- Mike Oz at Big League Stew18 hrs ago
It took only three starts for New York Yankees pitcher Masahiro Tanaka to look like an ace and etch his name into the MLB record books.
Tanaka turned in his first truly dominant performance Wednesday since coming to America and signing a $155 million deal with the Yankees. He struck out 10, allowed only two hits (both bunts) and kept the Chicago Cubs off the scoreboard in the Yankees' 3-0 win. In doing so, he became the most dominating new pitcher to arrive in MLB since Stephen Strasburg in 2010.
The fact that Tanaka's gem came against the Chicago Cubs, another of his suitors when he was sold to the U.S. by the Rakuten Golden Eagles of Japan, only added to the Cubs' misery Wednesday. Tanaka chose The Big Apple over The Windy City, and he'll be the toast of the town in NYC soon enough if he continues to build on this early success.
- Mike Oz at Big League Stew20 hrs ago
If any Minor League Baseball team is going to do a "Salute to Seinfeld Night," it oughta be the Brooklyn Cyclones, a short-season Single-A team. They're an affiliate of the Mets, Jerry Seinfeld's team of choice, and they're not terribly far away from Manhattan, where Seinfeld was mostly set.
It's not like they're a team from Florida.
Even with their territorial rights to "Seinfeld" — which is celebrating its 25th anniversary this summer — the Cyclones are going all out to create a night that might even make a Soup Nazi smile.
At the top of the "cool things" list is a Keith Hernandez "Magic Loogie" bobblehead that the first 2,500 fans will take home. Hernandez, of course, cameo'd on "Seinfeld" and was accused of spitting on Kramer and Newman.
From there, the Cyclones have a thorough list of special happenings scheduled for the game, including puffy shirts and Festivus poles. From their website:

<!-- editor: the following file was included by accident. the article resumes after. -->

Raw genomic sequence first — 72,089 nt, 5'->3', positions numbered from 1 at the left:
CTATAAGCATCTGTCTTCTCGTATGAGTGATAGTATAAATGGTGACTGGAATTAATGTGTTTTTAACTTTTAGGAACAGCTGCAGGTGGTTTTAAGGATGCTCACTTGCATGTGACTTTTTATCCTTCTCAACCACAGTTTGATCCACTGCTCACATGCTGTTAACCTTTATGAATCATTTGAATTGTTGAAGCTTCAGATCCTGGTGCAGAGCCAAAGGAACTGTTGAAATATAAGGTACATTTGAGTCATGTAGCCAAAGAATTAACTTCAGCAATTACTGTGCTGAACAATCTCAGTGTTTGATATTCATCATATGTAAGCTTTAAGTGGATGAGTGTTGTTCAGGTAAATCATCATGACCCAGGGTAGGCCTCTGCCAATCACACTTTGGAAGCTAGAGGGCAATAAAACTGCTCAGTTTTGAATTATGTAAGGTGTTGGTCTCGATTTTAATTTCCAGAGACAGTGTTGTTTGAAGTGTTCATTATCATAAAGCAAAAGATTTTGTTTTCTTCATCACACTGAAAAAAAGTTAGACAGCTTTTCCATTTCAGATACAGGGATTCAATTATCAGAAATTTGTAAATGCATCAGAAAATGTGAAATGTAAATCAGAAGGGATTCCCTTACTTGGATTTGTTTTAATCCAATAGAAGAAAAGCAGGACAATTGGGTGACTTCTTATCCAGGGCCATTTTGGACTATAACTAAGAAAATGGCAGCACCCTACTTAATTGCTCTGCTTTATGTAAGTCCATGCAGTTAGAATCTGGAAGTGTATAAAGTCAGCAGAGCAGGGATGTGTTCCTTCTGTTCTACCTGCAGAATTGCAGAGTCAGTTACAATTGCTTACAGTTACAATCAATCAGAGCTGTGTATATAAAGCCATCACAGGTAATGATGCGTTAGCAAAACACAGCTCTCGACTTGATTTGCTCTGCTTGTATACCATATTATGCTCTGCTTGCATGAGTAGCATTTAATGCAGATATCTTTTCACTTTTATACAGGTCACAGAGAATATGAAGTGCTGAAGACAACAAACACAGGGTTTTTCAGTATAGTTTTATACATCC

- Mike Oz at Big League Stew22 hrs ago
George Springer got the call. The 24-year-old outfielder is joining the Houston Astros on Wednesday, the first of their prized prospects to get a big-league call-up. From an on-the-field perspective, Springer probably should have joined the team out of spring training, but the Astros kept him down to limit his big-league service time and buy themselves another year of club control.
The Astros are calling Wednesday #SpringerDay, so obviously the expectations are huge with their new outfielder.
In The Stew's new "Learn the Name" feature, we introduce you to Springer and project what kind of player he might be.Thu, Apr 175:10 PM PDTKansas City at HoustonPreview Game
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Cincinnati Reds star Joey Votto dressed up like a Mountie for a hilarious interview last week on MLB Network's "Intentional Talk" where he sassed hosts Kevin Millar and Chris Rose. On Tuesday, MLB Network aired another interview with Votto, this one was much more somber and revealing, as he opened up about the sudden death of his father in 2008 and how it affected him.
Those are two sides of Joey Votto we don't usually see. We're used to another side of Votto — his workman-like approach to playing baseball. He's a former National League MVP whose patience and precision are among his top traits on a baseball field.
There are people in this country who will tell you that in 2014, we live in a post-racial America. We have a black president, the thinking goes, so therefore racism can't exist anymore.
Tell that to Hank Aaron, who is the subject of a new wave of racist hate mail this month, 40 years after he received floods of racist mail when he broke Babe Ruth's home-run record in 1974. The calendar may have a different year on it, and methods of sending racist prose might have changed — it can be emailed now — but the sentiment is unfortunately the same.